Before going to see “The Wiz,” you may have high expectations: after all, the movie version did star the iconic temptress Diana Ross and the infamous Michael Jackson.

Thus, it is a shame that a show with so much potential turns mediocre because of poor direction. Such is the case with this “Wiz,” the debut show for the Ethnic Performers Guild.

This show, which was first performed a little over 30 years ago, is a reworking of the book and film classic, “The Wizard of Oz,” both the libretto and the songs created with black performers in mind.

Despite solid choreography and performances by the actors, Vernon Riley’s ’08 directorial debut is an amateurish production. (True, theater here at Yale is obviously amateur by definition, but not all theater here is amateurish.) Flagrantly noticeable is the lack of technical experience evident in the production; the sound is erratic, the sets are childish, and the lights are basic.

Probably the show’s greatest weakness is its lack of integration. The dance numbers, while well choreographed by Ayesha Faines ’08, are too long and often beg the question: why are these included?

This is heightened by the fact that whenever any extended dance sequence begins, the principals promptly quit the stage, leaving the dance ensemble to perform a number that seems unmotivated by the dramatic events.

The “Emerald City Ballet” is one such example of a purposeless dance sequence. The number (in the movie version of “Wiz” but not the original show) does not involve the principals, who stand stage right for the entire length of the dance.

Another factor that weakens the show is the lack of live music, and, what’s more, the use of songs taken from the movie or original cast soundtracks. Riley decided to not use a live band because it would have taken up too much space. As true as this may be, hearing prerecorded synthesized music that often overpowers the actors singing on stage makes for a lackluster production.

However, the cast is full of very talented performers, some of whom never realize their full potential. Michael Smith ’06, the Tinman, has a great voice, and in his song “If I Could Feel” one catches a brief glimpse of his talent. Yet throughout the rest of Smith’s performance, one is left unimpressed.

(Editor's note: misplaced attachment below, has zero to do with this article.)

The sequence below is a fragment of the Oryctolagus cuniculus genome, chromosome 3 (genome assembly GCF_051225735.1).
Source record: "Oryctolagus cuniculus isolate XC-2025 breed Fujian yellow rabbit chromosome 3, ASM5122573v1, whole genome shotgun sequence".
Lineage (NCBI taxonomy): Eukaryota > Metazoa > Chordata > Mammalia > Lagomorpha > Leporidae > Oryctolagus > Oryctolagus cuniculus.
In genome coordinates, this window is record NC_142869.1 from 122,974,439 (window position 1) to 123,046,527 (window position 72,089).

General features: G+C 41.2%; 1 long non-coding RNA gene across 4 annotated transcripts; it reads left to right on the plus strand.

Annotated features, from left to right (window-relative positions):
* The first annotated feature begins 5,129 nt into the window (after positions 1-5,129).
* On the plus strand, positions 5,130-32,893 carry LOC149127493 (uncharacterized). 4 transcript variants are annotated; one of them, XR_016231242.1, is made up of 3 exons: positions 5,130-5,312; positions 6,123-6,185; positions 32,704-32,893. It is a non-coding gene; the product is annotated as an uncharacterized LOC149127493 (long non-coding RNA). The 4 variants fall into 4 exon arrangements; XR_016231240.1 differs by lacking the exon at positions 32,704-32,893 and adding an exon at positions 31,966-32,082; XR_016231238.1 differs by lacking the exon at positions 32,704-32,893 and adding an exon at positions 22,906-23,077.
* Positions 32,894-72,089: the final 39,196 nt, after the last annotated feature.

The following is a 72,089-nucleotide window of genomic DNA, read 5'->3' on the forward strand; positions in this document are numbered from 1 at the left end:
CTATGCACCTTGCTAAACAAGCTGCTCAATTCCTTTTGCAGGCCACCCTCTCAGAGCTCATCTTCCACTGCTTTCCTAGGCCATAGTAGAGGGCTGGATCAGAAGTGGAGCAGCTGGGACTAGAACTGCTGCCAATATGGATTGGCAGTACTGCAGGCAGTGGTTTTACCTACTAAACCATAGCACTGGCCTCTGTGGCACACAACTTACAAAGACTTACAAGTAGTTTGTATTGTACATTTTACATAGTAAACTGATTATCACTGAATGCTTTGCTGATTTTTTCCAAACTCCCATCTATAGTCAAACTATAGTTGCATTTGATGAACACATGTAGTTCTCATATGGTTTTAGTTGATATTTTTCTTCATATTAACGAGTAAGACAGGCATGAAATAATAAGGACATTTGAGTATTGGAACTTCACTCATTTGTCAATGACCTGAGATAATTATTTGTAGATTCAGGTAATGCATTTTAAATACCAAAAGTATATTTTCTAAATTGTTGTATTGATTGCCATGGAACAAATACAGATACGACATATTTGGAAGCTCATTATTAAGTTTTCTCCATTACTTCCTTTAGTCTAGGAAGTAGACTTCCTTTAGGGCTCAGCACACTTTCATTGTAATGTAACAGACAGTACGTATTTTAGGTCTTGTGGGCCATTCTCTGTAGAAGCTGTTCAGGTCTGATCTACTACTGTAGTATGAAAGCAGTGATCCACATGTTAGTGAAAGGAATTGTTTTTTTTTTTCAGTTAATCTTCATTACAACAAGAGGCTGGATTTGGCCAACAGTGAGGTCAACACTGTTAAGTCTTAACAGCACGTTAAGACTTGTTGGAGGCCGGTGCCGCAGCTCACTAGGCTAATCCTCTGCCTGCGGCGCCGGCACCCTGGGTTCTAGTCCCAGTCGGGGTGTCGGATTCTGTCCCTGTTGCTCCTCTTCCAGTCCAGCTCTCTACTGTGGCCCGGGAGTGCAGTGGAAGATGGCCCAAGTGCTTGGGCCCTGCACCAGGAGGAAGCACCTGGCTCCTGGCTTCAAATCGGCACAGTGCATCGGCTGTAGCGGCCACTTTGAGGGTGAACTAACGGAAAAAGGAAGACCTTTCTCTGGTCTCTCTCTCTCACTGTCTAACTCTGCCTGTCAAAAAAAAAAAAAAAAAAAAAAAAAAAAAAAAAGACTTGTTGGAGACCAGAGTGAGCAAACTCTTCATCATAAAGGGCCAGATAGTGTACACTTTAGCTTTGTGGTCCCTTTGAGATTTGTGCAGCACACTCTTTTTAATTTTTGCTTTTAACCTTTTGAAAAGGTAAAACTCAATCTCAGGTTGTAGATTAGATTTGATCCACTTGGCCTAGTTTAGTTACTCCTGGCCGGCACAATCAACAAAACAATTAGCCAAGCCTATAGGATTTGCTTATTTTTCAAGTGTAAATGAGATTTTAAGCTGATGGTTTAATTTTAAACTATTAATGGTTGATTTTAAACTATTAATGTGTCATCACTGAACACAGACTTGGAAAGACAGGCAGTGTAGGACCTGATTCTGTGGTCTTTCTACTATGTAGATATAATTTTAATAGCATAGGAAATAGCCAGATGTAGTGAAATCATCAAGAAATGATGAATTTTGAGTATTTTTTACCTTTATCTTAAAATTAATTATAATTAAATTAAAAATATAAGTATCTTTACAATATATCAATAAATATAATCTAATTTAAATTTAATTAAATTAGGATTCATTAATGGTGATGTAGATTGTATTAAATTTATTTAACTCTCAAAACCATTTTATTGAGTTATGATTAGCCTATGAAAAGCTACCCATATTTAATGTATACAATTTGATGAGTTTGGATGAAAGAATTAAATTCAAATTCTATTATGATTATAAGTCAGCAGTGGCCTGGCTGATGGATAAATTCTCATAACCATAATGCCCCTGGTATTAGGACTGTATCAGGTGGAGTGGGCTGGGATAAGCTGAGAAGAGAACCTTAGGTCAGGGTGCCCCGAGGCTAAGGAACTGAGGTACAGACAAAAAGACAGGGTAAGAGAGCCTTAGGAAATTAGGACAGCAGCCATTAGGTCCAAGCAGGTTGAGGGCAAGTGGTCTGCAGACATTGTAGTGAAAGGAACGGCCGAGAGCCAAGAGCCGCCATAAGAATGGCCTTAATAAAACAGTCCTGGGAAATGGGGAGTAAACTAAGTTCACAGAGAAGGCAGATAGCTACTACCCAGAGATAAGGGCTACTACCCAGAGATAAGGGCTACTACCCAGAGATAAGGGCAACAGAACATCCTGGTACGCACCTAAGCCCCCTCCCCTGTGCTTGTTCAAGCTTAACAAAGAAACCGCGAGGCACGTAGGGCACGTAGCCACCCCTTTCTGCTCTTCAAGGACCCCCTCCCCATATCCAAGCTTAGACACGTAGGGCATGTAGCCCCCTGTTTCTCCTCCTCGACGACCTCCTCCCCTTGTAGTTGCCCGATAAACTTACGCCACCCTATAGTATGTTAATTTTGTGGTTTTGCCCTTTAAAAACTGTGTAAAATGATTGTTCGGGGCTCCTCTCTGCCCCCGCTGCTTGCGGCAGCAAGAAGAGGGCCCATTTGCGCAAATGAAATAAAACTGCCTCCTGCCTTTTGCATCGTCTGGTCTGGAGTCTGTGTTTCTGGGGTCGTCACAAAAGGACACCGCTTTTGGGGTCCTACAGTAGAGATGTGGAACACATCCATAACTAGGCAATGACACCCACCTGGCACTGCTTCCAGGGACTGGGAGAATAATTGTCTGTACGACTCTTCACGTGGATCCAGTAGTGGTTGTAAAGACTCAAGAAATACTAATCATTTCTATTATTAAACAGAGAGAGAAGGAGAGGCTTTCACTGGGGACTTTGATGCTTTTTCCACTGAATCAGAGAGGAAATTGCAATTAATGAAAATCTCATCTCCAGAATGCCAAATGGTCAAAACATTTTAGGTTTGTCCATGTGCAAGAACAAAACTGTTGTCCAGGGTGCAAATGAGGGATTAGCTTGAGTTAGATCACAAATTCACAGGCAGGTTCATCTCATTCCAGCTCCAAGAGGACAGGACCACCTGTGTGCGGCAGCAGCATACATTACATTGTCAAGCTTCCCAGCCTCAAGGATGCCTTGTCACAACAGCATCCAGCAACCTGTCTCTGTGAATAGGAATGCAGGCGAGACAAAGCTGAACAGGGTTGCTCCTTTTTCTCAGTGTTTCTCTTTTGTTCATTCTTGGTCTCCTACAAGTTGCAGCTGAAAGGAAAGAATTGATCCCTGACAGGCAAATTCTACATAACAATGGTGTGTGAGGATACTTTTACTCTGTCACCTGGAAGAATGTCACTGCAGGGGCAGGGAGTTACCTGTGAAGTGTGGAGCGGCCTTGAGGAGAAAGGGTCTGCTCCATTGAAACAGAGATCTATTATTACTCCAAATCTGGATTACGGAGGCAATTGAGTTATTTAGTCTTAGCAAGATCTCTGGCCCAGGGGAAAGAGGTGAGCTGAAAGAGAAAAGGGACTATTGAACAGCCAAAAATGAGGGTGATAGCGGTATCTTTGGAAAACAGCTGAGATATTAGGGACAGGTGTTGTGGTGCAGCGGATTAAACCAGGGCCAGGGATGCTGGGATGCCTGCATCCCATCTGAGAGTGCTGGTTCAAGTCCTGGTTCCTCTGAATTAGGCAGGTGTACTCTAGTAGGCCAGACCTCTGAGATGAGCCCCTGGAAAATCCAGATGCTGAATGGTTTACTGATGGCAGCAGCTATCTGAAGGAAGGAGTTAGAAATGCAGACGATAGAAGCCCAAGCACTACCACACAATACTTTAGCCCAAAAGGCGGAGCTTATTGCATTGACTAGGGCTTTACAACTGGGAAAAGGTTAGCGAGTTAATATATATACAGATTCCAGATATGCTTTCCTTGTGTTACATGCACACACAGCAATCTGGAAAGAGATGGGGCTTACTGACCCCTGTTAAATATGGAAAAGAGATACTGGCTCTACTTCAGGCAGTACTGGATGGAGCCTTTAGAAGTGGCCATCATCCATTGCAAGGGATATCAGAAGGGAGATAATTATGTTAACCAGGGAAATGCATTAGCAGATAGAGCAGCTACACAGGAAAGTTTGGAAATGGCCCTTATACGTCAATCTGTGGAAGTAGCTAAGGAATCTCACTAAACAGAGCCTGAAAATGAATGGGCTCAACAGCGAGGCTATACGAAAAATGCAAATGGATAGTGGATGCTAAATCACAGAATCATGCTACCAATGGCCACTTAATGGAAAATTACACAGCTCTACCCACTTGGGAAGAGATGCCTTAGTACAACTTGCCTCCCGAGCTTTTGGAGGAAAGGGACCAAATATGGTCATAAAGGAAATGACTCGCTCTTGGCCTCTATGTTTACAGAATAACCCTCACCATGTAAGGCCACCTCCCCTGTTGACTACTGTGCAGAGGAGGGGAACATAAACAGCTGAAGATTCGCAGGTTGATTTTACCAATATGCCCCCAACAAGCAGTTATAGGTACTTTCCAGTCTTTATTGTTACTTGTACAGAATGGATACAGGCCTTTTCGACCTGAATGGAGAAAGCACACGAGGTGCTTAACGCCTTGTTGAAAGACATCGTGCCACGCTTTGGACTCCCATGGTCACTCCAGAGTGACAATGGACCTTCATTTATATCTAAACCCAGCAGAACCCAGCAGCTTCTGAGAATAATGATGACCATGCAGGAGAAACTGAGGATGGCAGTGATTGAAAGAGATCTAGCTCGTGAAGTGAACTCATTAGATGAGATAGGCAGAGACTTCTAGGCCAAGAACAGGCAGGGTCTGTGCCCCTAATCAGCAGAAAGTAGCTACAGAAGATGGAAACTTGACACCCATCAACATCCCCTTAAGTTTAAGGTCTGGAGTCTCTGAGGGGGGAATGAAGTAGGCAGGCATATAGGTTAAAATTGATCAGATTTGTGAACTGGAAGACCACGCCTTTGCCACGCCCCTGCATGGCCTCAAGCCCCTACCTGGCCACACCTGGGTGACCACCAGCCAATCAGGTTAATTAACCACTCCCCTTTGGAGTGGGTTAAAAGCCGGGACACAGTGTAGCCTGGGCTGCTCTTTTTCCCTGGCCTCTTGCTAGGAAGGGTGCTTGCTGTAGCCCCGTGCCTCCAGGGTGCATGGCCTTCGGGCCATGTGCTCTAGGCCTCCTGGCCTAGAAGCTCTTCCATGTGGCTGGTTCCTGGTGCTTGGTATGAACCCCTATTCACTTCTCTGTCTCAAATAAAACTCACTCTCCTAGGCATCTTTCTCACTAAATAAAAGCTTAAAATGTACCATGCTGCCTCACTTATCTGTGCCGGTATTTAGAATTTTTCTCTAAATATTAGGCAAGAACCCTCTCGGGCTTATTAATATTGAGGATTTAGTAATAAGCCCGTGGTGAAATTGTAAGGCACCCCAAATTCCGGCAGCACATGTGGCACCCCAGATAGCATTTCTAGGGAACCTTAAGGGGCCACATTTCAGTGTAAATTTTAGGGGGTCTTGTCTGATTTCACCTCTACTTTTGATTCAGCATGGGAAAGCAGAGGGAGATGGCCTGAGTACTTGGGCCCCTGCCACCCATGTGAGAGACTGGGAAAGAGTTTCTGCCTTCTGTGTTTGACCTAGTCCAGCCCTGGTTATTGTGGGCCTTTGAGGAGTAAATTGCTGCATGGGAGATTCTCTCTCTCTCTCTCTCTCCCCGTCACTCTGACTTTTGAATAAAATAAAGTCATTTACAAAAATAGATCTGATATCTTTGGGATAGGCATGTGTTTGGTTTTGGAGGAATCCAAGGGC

Terrell Sledge ’08, the Wiz himself, is also less than noteworthy: he is off-key in his first song (“So You Wanted to See the Wizard”) and uninspiring during his second (“If You Believe”).

Other performers shone brilliantly throughout the production. Nnenna Ukwu ’05, plays the role of young Dorothy honestly, capturing both her innocence and her strength of character.

Michelle White ’06 is a convincing Evillene, the Wicked Witch of the West, and even though she is on stage for mere minutes, she makes the audience love to hate her.

Perhaps the best performance of the show is that of Kyle Mitchell ’07 who as the Cowardly Lion, transforms a classic caricature into a completely real and believable character. Mitchell plays to the campy nature of the show, a tactic that evades much of the rest of the cast. Many other performers, while attempting to do the same, do not go far enough to make it genuine.

The actors and dancers seem to be enjoying what they are doing, even if their energy occasionally wanes. But what “Wiz” really lacks is strong guidance: with better fusion of the dancing — and in some cases phasing it out altogether — with the dramatic aspects of the show and a better technical staff, the play could have been great.

But, like much musical theater on campus, the director was unable to control all elements of the production and, in the end, it settled for mediocrity.

This “Wiz” has a long journey to get somewhere over the rainbow.